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Should You Give Your Heirs Copies of Your Will?

One of the biggest hurdles when it comes to estate planning, is simply beginning. If you have done that, congratulations—many people avoid that first step. Once you have a will at the very least, they are other little glitches that may occur and we want you to be aware so that your diligence in planning for the future does not go awry.  (For example, we discussed what might happen if you do not sign your will.)

A columnist for answered a question that people out there may have: Can I sign multiple copies of the will? In brief, Christopher Yugo wrote that while you can do this, you may not want to and explained why. Yugo noted that another legal expert may disagree and you will of course need to consult your own legal counsel on such a matter.

To respond to a reader’s question about giving a signed copy of a will to each of the questioner’s children, Yugo wrote: “Since the will is such an important document that you can amend or revoke, I’m not sure that it is a good idea having a couple of them floating around, even if the persons that have them are family members or loved ones.”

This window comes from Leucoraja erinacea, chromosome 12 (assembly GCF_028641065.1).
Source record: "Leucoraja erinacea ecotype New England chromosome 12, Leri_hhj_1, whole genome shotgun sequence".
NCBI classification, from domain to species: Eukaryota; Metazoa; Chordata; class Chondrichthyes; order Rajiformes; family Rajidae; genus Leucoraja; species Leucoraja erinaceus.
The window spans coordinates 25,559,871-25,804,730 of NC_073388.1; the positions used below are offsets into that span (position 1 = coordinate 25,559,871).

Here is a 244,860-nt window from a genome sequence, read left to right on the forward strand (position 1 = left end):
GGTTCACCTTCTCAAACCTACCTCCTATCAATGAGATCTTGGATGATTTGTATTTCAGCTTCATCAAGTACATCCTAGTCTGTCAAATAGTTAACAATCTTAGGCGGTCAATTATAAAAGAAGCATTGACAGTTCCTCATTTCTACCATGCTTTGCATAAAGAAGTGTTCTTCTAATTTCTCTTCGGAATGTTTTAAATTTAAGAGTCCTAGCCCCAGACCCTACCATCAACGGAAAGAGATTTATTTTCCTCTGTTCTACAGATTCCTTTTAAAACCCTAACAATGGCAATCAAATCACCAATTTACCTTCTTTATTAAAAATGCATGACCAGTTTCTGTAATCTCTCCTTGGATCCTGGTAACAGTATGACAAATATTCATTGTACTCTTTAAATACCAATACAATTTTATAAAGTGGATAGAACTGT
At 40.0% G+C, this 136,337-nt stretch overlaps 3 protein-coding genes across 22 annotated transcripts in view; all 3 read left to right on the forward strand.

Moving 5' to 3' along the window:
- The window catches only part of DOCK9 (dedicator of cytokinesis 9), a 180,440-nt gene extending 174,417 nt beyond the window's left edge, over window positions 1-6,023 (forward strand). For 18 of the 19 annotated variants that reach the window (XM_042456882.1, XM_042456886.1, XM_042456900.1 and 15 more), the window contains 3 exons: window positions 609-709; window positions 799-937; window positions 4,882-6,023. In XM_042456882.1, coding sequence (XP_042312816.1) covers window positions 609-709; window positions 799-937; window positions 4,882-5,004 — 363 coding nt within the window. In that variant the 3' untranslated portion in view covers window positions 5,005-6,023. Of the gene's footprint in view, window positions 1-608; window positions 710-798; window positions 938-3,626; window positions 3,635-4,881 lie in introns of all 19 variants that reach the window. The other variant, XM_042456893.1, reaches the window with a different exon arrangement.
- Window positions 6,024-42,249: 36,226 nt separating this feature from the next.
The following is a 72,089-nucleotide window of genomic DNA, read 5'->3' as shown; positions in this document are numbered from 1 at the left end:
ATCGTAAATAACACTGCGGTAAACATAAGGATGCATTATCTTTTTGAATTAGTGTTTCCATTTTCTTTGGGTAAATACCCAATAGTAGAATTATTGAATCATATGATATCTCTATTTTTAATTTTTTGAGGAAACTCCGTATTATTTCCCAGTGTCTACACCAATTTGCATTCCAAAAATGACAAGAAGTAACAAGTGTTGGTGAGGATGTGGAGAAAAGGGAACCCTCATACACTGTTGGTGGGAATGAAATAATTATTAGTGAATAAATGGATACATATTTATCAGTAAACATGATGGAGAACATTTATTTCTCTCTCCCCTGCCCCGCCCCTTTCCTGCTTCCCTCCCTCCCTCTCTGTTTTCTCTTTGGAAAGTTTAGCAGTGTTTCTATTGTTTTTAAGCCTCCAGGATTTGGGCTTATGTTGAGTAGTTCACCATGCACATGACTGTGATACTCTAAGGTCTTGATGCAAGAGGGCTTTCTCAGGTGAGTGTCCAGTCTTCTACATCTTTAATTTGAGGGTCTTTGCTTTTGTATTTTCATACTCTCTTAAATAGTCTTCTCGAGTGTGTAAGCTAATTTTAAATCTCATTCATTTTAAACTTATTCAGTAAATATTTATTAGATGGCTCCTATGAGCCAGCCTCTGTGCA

He went on to add that since wills contain personal information, you might not want to give an actual copy to others. You can certainly outline the terms of your will but you may not want to give out copies.

And whether you’ve seen a scripted drama with multiple wills or heard of a real-life family crisis involving multiple wills (such as the debate over Aretha Franklin’s estate), you can imagine that different wills could cause some turmoil. If you need to change your will for any reason, you might feel obligated to inform all the people who have copies of the old will and depending on the changes, that might cause some distress.

Remember that professionals like estate planning attorneys and Fee-Only financial planners will stick to the ethical codes of their profession and advise you as best they can about what is within the law and what is not. They may also, as an aside, let you know when something is legal but perhaps not advisable.